The “Bear Flag Republic” Develops Young Leaders

The first cohort of MYLP students. My brother was part of the first cohort and brought back this picture.
The first cohort of MYLP students. My brother was part of the first cohort and brought back this picture.

The awesome thing about civic engagement is seeing young adults develop skills and then apply them to real life situations. Since 2005 I have had the opportunity to be part of an innovative program called the Muslim Youth Leadership Program (MYLP) which was created by the Council on American-Islamic Relations, Sacramento chapter for CAIR California (CAIR-CA).

The annual conference brings together 45 Muslim high school students from across the state to participate in workshops on community organizing, leadership development, and public speaking. The participants, all coming with exemplary leadership skills in their own communities, take part in a “mock legislature” session and have the opportunity to serve as legislators, debating public policy issues and prepare bills they vote on later to the Senate floor for voting.

My favorite part of MYLP is watching the reaction of tourists sitting in the Public Gallery not knowing that these were students participating in MYLP.
My favorite part of MYLP is watching the reaction of tourists sitting in the Public Gallery not knowing that these were students participating in MYLP.

Since 2005, four hundred students have participated in MYLP, including my younger brother and sister. Over the years, the program’s graduates have gone on to become community activists – many of whom have created their own non-profit organizations, and taken on groundbreaking leadership roles.

This past weekend, MYLP celebrated its 10 years of existence! That is such an awesome milestone, but even more amazing is how the program has grown and impacted the students that participated in it!

MLYP Participants on the California Senate floor in 2011.
MLYP Participants on the California Senate floor in 2011.

One of the participants from last weekends new cohort, Bilal Mubarak from San Marin High School, epitomizes the reason I have been a cheerleader for this program:

I’ve grown up in a small community with almost no Muslim teenagers. I really wanted to apply to MYLP because I wanted to meet more young Muslims. I’m really happy because all of their enthusiasm really rubbed off on me. It was also amazing to learn more about politics and it has opened up a whole new field for me.”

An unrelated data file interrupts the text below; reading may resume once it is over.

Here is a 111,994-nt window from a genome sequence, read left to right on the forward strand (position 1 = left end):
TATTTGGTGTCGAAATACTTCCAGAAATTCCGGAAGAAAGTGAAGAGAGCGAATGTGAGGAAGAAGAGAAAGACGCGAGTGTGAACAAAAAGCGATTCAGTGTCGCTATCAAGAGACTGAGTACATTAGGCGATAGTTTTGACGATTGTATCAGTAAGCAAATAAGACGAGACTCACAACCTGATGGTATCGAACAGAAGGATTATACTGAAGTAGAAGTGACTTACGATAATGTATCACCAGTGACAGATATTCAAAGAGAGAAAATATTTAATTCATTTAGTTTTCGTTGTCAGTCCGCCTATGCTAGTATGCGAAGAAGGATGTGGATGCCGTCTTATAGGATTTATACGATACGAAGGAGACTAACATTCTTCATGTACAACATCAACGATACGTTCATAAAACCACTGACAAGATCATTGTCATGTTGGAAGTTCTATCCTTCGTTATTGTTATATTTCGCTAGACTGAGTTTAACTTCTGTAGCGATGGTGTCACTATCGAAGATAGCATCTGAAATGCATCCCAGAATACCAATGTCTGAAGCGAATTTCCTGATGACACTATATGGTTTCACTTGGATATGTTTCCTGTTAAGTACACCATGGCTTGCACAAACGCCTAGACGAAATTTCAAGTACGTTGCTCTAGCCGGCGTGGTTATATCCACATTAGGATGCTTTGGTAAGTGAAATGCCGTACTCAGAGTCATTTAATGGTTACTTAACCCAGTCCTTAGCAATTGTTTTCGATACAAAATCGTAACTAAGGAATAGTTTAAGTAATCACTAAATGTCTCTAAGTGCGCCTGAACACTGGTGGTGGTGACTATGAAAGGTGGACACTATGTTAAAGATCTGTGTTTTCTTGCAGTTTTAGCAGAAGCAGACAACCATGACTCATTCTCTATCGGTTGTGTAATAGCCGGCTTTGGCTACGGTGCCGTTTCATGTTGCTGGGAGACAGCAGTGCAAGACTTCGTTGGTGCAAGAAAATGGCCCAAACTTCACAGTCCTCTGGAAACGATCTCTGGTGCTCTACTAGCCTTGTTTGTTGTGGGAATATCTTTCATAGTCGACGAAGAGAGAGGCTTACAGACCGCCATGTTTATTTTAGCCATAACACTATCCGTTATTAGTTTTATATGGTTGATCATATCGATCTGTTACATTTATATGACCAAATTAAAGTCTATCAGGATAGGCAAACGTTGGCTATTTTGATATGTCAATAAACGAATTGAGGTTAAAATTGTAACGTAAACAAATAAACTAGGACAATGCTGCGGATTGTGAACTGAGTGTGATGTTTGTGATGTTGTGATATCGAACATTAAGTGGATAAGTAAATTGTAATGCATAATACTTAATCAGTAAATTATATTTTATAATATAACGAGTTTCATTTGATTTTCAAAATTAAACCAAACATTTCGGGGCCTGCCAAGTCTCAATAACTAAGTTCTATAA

Keeping in touch with the kids who participated gives me a chance to see them grow, but also its how I get to help them find new opportunities that they might not have known about. Its a great way to bridge the generational gap, and that sort of leadership is what I most appreciate about the program. I feel that I lacked that growing up, I didn’t have those older mentors nor the folks that took time out of their lives to invest it in giving me a leg up. But whats pretty amazing is seeing this program grow from a dozen participants (only three girls) to one of the most competitive programs in the community drawing close to fifty students from across the state!

The last cohort I helped out with in 2011. Took this picture from the Public Gallery because of I couldn't frame the cohort that attended that year from the floor.
The last cohort I helped out with in 2011. Took this picture from the Public Gallery because of I couldn’t frame the cohort that attended that year from the floor.
One person that does stick out as someone I look up to, is the guy that came up with this program- which was loosely designed off of a similar API and Latino programs that also takes place in Sacramento- Basim Elkarra.
The “Bear Flag Republic” was the short lived, and barely known name of the independent semi-nation of California that came into existence before he United States military arrived into the territory and took it over from the Mexican government. It represents a ethos though that is encapsulates the perception of California attitude of being laid back, innovative, creative and just awesome. MYLP is a great way to identify and develop young future “Bear Flag Republic” leaders. I am happy that I had the opportunity to be part of this amazing program!
(DISCLAIMER: I worked from 2006 to 2011 for the CAIR Los Angeles chapter as the Civil Rights Department Manager) Here are some other links related to MYLP Advice Part 1, Part 2, Part 3Part 4 and Part 5. Muslim adults can participate in a direct lobbying program called Capital Day, which is also run by CAIR CA.
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